I can think of a few off the top of my head. Just to get a peak of Da Vinci’s Mona Lisa or Michelangelo’s David, people will put themselves through all sorts of inconveniences, travel thousands of miles, wait in long lines in the early morning and in the rain, hoping that they will be able to push themselves through the crowd to get in the right position to have a good view. All of this for a short glimpse of something breathtaking.
I found myself in a somewhat similar situation not too long ago. I, along with anywhere up to two million others, made my way down to Center City Philadelphia for the Eagles victory parade. I navigated heavily overcrowded trains running on heavily modified routes and schedules, walked miles to find a spot that wasn’t totally jammed with people, pushed my way into the crowd to get as close to Broad Street as possible, and for what? To catch a quick glimpse of a silver trophy and the men who had brought it to Philadelphia. All this I only saw for a moment, and what little I did see, I was only able to view because a friend hoisted me onto his shoulders. As soon as they had come, they had gone. Immediately hundreds of thousands of people were looking to get out of there. It took hours to leave the city and get back to the seminary gates. I spent my entire day just for a brief look at a trophy! Was it worth it? Absolutely.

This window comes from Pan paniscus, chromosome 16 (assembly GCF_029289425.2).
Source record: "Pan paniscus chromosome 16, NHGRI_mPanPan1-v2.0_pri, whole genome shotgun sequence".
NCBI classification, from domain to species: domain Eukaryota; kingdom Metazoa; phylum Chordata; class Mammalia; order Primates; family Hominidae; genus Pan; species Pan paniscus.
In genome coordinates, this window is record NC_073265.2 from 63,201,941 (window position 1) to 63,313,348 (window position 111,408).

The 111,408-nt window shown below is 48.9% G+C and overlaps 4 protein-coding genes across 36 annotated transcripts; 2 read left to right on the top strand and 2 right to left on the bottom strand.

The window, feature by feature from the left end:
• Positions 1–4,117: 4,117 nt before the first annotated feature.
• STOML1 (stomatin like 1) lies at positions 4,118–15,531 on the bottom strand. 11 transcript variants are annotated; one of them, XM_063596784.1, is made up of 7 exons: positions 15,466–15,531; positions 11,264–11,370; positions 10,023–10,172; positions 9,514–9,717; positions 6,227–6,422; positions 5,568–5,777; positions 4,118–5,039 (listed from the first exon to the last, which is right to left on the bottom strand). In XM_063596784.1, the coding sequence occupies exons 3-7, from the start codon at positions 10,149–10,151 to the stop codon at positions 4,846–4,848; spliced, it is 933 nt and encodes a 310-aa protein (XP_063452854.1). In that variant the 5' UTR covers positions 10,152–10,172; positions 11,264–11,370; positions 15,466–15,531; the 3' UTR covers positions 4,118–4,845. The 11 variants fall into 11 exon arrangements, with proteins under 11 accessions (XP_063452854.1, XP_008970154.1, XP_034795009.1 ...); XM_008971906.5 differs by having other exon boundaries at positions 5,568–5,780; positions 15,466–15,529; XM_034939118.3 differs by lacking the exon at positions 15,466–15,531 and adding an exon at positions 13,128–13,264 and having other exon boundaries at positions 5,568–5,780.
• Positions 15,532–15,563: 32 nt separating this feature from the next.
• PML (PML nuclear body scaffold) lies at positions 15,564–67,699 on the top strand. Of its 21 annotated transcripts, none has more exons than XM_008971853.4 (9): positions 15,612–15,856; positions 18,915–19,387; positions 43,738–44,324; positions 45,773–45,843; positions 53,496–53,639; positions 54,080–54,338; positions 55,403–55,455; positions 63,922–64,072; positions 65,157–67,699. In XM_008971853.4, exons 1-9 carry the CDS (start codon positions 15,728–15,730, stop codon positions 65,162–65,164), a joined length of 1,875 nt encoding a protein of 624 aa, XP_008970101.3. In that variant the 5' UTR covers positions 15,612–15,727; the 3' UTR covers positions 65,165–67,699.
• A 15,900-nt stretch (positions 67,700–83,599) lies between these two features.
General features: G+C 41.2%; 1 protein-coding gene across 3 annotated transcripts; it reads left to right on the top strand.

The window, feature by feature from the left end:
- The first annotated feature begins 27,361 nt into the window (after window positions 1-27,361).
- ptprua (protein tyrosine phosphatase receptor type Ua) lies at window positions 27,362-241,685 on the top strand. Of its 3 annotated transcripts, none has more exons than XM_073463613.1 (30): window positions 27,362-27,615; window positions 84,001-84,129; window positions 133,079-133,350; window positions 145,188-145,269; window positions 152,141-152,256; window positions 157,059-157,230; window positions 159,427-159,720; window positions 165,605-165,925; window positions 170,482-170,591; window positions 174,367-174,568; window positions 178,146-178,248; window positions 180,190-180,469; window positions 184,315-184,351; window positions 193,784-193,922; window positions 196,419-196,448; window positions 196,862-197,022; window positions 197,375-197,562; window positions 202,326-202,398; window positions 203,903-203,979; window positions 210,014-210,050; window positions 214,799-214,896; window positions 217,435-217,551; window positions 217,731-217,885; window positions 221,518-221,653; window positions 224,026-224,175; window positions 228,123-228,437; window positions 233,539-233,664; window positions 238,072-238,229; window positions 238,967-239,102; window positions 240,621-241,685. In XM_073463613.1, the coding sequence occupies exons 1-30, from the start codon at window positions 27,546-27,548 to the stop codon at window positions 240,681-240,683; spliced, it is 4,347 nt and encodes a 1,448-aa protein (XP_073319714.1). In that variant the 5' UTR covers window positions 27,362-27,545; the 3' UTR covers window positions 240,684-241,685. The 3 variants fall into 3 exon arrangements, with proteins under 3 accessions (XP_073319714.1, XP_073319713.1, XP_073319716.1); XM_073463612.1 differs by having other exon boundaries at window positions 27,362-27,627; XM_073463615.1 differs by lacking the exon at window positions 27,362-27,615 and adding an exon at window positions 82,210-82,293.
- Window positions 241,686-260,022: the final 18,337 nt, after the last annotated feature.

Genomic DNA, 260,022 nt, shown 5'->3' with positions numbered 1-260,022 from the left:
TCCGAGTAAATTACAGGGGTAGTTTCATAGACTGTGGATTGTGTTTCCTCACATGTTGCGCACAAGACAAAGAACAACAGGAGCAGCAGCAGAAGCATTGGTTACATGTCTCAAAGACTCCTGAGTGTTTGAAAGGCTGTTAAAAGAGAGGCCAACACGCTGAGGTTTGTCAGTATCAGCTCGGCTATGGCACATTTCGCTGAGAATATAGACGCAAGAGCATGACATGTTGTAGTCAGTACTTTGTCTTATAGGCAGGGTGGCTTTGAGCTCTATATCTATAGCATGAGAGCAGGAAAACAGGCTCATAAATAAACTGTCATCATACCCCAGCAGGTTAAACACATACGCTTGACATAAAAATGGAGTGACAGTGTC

Believe it or not, this story relates to how I have experienced prayer. Much time is spent waiting, day in and day out. I often begin to feel as though I have little to show for the hours spent before the tabernacle. Yet one does catch glimpses. Every so often one might have a feeling of peace, or awe, or vocation, or certainty. God reveals himself in many ways, and often only for a moment. But in that moment, all the time which might have seemed wasted finds its fulfillment. As Catholics, we have the opportunity to kneel before the God who made us, to gaze upon the Word made flesh. We have a chance to catch a glimpse of the face of the God of Jacob—to feel his love and know his presence. He doesn’t reveal himself all at once, but he does reward perseverance. Before Peter, James, and John could see the Lord transfigured on Mount Tabor, they had to endure the climb. So, I just would like to ask: what would you do to glimpse the glory of the Lord? Will you climb his mountain?